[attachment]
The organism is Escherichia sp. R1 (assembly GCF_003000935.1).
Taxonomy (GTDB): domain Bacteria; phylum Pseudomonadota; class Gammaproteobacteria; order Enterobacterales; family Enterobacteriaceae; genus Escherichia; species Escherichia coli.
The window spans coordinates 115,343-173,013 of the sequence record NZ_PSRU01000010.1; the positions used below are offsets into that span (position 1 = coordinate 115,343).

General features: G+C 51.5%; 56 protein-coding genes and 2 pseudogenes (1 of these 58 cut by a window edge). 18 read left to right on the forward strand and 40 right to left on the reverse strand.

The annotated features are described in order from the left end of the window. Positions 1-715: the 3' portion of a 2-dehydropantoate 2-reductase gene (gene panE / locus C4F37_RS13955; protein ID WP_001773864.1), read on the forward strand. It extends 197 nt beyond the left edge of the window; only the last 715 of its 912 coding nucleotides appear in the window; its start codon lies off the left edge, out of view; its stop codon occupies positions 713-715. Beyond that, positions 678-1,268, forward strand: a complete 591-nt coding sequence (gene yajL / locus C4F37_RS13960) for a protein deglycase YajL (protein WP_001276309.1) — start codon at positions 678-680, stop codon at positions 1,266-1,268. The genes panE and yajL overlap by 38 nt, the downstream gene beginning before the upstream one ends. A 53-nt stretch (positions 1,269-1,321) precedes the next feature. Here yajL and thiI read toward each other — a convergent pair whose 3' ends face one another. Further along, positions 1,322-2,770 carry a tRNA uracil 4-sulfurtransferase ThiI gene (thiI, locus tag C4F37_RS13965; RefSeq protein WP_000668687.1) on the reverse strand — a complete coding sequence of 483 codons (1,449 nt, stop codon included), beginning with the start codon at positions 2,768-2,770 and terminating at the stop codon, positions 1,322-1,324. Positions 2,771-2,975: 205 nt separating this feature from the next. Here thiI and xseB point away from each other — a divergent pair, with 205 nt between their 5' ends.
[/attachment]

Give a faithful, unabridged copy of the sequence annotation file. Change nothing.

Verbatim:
The organism is Escherichia sp. R1 (assembly GCF_003000935.1).
Taxonomy (GTDB): domain Bacteria; phylum Pseudomonadota; class Gammaproteobacteria; order Enterobacterales; family Enterobacteriaceae; genus Escherichia; species Escherichia coli.
The window spans coordinates 115,343-173,013 of the sequence record NZ_PSRU01000010.1; the positions used below are offsets into that span (position 1 = coordinate 115,343).

General features: G+C 51.5%; 56 protein-coding genes and 2 pseudogenes (1 of these 58 cut by a window edge). 18 read left to right on the forward strand and 40 right to left on the reverse strand.

The annotated features are described in order from the left end of the window. Positions 1-715: the 3' portion of a 2-dehydropantoate 2-reductase gene (gene panE / locus C4F37_RS13955; protein ID WP_001773864.1), read on the forward strand. It extends 197 nt beyond the left edge of the window; only the last 715 of its 912 coding nucleotides appear in the window; its start codon lies off the left edge, out of view; its stop codon occupies positions 713-715. Beyond that, positions 678-1,268, forward strand: a complete 591-nt coding sequence (gene yajL / locus C4F37_RS13960) for a protein deglycase YajL (protein WP_001276309.1) — start codon at positions 678-680, stop codon at positions 1,266-1,268. The genes panE and yajL overlap by 38 nt, the downstream gene beginning before the upstream one ends. A 53-nt stretch (positions 1,269-1,321) precedes the next feature. Here yajL and thiI read toward each other — a convergent pair whose 3' ends face one another. Further along, positions 1,322-2,770 carry a tRNA uracil 4-sulfurtransferase ThiI gene (thiI, locus tag C4F37_RS13965; RefSeq protein WP_000668687.1) on the reverse strand — a complete coding sequence of 483 codons (1,449 nt, stop codon included), beginning with the start codon at positions 2,768-2,770 and terminating at the stop codon, positions 1,322-1,324. Positions 2,771-2,975: 205 nt separating this feature from the next. Here thiI and xseB point away from each other — a divergent pair, with 205 nt between their 5' ends.